Beautiful Morning

By | March 23, 2023
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Beautiful Morning

I see some children waiting for the school bus…

It is such a beautiful morning, and the children look so happy. It makes me pause for a moment and remember a time in my life when I was a child and I waited for the school bus on a spring day just like this. The sun is just above the horizon, and though spring has just begun, it seems as if a touch of summer is in the air. The dreams and anticipation of picnics, baseball games, and the feel of a warm sandy beach on my toes, all dance in my mind.

I remember this same wonderful feeling as a child when after school I would go outside with my friends on a spring day like this one to do whatever I wanted. We were enchanted and laughter flowed easily because we all knew that summer vacation grew nearer with each day.

The innocence of children is too quickly corrupted by the world, more now than ever before, I think. At some point in time, we all lose the child inside of us – or at least it seems to me that most people do. But some of us fight hard to keep the child inside alive – and it’s not easy to do.

Today, as I watch the children waiting for the bus it occurs to me that the child inside of me never died and that this makes me different. I think this is what makes me rebellious and unusual – some would say I can be bellicose while others say I’m weird. But I have a child’s heart. That is to say, I have a soft heart. And if you dig down deep enough and come to know me well enough, you’ll find that my heart is both compassionate and generous.

When a child is trapped inside an adult body, you look at the world through the eyes of a child and it makes for an odd stew — a strange concoction of feelings and emotions. The child struggles with the man. Sometimes the child wins and sometimes the man wins. It’s a constant struggle but one I hope never ends.

I don’t think I’ve ever really felt part of anything because some medical experts would say I’m “conflicted”. I’m not a leader but I’m certainly not a follower either. I’ve always been somewhere in between.

I always feel like an outcast when I’m in a group of adults. Looking at the school children this morning as they wait for the bus, I feel part of me wanting to join them, grab a baseball and a couple of bats and start choosing sides for a game of baseball in some old dusty, vacant lot.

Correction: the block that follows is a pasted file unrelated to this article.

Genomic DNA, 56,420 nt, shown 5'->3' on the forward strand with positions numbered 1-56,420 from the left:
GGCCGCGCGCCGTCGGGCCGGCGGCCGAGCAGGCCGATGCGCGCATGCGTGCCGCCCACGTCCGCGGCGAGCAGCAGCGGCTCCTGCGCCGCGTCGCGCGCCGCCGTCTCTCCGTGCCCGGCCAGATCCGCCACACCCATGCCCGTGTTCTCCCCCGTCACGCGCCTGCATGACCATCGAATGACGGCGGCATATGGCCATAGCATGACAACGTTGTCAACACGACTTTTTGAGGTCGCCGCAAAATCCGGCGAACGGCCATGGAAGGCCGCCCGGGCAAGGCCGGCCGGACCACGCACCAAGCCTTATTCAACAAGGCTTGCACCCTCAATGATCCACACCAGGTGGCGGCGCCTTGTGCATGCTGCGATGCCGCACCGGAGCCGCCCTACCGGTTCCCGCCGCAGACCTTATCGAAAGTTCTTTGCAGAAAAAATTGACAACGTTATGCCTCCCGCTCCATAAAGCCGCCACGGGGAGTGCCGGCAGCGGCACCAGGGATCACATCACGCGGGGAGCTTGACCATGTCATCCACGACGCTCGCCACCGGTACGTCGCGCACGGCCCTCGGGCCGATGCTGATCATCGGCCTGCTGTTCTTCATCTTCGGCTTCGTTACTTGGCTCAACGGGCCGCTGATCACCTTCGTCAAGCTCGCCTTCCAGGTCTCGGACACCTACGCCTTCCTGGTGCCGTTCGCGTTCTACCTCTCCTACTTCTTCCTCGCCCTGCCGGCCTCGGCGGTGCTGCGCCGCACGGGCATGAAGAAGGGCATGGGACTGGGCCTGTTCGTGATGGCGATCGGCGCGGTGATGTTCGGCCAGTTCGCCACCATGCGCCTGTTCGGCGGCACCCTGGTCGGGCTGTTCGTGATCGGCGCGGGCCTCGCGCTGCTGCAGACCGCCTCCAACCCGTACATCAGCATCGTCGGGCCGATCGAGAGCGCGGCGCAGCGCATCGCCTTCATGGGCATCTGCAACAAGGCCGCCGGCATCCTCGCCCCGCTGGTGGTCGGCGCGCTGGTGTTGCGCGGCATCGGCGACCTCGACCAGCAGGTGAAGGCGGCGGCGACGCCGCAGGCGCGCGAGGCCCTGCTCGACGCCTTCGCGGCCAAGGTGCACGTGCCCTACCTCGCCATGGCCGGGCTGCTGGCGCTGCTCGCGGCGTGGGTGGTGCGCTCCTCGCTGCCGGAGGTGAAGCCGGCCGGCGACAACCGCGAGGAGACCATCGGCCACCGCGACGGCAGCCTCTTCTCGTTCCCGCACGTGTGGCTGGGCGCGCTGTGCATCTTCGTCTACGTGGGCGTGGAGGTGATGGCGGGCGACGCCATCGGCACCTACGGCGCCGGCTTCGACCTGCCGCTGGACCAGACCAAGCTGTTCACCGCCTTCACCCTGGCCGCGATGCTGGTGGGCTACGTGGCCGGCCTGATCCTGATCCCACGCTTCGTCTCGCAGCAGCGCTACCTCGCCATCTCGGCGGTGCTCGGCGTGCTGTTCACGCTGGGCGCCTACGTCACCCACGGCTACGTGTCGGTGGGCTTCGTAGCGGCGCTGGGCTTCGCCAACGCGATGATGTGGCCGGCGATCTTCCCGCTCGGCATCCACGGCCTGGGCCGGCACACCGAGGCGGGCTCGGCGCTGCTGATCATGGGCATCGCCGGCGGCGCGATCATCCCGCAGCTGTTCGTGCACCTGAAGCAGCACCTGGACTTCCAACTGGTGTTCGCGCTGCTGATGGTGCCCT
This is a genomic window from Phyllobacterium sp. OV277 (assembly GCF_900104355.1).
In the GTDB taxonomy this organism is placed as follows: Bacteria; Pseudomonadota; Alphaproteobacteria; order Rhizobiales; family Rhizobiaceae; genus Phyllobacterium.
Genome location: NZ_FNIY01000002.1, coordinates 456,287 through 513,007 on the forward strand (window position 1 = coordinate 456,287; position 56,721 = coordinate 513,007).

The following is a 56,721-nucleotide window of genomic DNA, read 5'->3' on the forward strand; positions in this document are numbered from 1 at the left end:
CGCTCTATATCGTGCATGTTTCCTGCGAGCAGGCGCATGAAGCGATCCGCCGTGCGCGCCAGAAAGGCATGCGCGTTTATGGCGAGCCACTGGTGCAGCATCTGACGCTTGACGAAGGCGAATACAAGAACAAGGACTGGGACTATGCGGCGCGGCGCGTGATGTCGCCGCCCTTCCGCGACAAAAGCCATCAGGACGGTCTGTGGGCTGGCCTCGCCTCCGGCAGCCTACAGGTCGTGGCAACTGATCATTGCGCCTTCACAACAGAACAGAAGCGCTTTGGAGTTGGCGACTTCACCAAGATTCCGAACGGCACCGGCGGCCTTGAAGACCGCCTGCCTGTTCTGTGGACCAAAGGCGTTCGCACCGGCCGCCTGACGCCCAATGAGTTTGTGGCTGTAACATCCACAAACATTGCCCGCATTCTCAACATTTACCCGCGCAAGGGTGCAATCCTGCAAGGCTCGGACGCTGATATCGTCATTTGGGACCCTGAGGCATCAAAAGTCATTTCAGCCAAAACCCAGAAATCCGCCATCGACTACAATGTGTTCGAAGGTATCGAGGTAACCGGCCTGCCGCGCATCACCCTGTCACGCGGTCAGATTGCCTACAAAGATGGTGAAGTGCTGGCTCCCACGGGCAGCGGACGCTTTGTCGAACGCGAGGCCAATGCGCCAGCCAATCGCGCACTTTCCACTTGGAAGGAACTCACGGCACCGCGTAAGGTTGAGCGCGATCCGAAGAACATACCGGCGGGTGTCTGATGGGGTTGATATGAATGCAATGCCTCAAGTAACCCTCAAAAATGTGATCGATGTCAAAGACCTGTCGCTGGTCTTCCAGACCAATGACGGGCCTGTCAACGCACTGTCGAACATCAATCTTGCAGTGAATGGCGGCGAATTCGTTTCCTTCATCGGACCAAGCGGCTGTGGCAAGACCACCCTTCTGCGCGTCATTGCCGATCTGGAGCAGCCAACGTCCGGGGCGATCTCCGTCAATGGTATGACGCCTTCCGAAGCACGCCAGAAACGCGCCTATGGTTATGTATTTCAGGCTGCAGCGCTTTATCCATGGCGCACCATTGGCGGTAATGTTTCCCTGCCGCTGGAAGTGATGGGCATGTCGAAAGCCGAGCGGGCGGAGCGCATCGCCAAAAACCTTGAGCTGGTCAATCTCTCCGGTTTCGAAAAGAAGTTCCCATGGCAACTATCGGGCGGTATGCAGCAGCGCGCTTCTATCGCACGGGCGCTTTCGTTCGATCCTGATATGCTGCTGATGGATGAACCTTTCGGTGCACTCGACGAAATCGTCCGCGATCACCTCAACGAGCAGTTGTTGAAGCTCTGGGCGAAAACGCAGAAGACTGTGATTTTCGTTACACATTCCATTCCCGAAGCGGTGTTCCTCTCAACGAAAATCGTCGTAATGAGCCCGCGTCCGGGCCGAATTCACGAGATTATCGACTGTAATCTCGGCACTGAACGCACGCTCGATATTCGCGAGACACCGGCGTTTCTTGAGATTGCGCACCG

Suddenly, I hear a distant window breaking as I hit a long home run, over the street lights and telephone wires, and right into Mrs. Maloney’s front window. We all run away in fear that we will be discovered — but it isn’t a terrible fear – we are just a bunch of kids playing baseball on a beautiful, sunny early-spring day.

My dad will make me pay for that window if I’m found out. My friends though, true, and loyal, won’t rat on me. I’m safe if Mrs. Maloney didn’t see us running away.

The children are smiling and laughing, I can hear their giggles. It is such sweet music to my ears. It touches my heart and I want to linger and watch them board the school bus – but I cannot. I don’t have time. The man inside me has things to do and places to go. There is far too much on today’s agenda to waste any more time on the child inside and the yearnings and memories from so long ago.

And to be honest, too much of my time this morning has been spent contemplating the innocence I have lost.

As I start to drive away, I stop the car for a moment as my thought overwhelm me again. As I watch the children still waiting for the bus, I realize that we all are children.

We are all children of the universe. We are all but tiny specks of starlight, flickering in a vast sea of darkness for a fraction of a nanosecond in the boundless cosmic ocean of time. We all are as meaningless and as meaningful as anything and everything else. We matter not at all, and yet we are all that matters.

It’s been a good morning. Summer, though more than two months away, floats delicately on the wind as spring tiptoes in softly and soon will fade into summer.